Selecting a winner between Dashlane and Keeper was challenging because both offer good basic features. However, I found most of Dashlane’s password-saving and recalling features more intuitive. For example, logging into a website with Dahlane is instant, and if you forget to save a password you’ve generated, you can quickly retrieve it. Keeper’s auto-fill and password storage is pretty good, and I like the way it organizes user information in separate folders, but it’s just not as smooth and intuitive as Dashlane overall.
Dashlane vs. Keeper: Extra Features
Dashlane and Keeper both come with a range of extra features for additional security. Some of the features they have in common include:
- Password sharing.
- Password auditing.
- Dark web monitoring.
- Encrypted storage.
However, both Dashlane and Keeper also provide unique extra features. For example, Dashlane comes with a VPN and an automatic password changer, and Keeper has a unique messaging app.
Dashlane: Extra Features
Dashlane includes the best extra features of any password manager in 2022 — including an unlimited-data VPN. Dashlane is the only password manager on the market that includes a VPN, and it’s a really good VPN too. Dashlane’s VPN is powered by Hotspot Shield, which uses unbreakable 256-bit AES encryption, has a strict no-logs policy, a kill switch, and more. It also provides fast connection speeds to over 1,800 servers in 80+ countries around the world.
Dashlane has a good password sharing feature, which is very simple to use. You can share a password with other Dashlane users by simply entering their email address/Dashlane ID. When you share passwords, you can either give the recipient full user permissions, meaning they can read, edit, and re-share the passwords, or you can lock passwords — so that the recipient can’t read, edit, or re-share them but can use them to log in. Users on Dashlane’s free plan can share up to 5 passwords, and paid users can share unlimited passwords.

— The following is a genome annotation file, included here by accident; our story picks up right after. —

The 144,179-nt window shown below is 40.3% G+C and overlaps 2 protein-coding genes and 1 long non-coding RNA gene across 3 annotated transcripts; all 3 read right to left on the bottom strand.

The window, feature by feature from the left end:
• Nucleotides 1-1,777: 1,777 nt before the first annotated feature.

Dashlane also allows you to export your passwords in a separate, encrypted folder. You’ll be asked to create a separate password from your master password, which you can then use for importing the data later. This is a useful security feature, and a secure way to provide emergency access to the data in your vault.
Dashlane comes with a really good password auditing tool, too. It monitors every account you’ve saved into Dashlane and gives you an overall password health score.
The password auditing tool also alerts you to:
- Weak passwords.
- Passwords you’ve reused too many times.
- Compromised passwords.
When you click on a password Dashlane has flagged in its audit, you’re given easy-to-follow instructions on how to change it.
A particularly great feature is Dashlane’s automatic password changer, which is compatible with hundreds of websites. It lets you change passwords for all compatible websites with just one click — most password managers (including Keeper) have password auditing tools that flag passwords that are weak or compromised, but you then have to manually change every single one, which can be really tedious.
Dashlane Premium users also get 1 GB of encrypted file storage. However, Keeper offers up to a whopping 100 GB of encrypted storage, and Dashlane’s encrypted storage limits individual files to 50 MB max, which is pretty limiting.
Finally, Dashlane has excellent dark web monitoring that allows you to monitor up to 5 email addresses. It uses its own dark web database that contains more than 12 billion records of data breaches, as well as information gathered from dark web forums by Dashlane’s dark web monitoring team. When I tested the dark web monitoring using a test email, it alerted me to 5 breaches and provided guidance on how to secure my accounts. Unlike most password managers that only provide on-demand dark web scanning, Dashlane also provides real-time alerts to any new breaches, sending you an alert as soon as any new breach is discovered.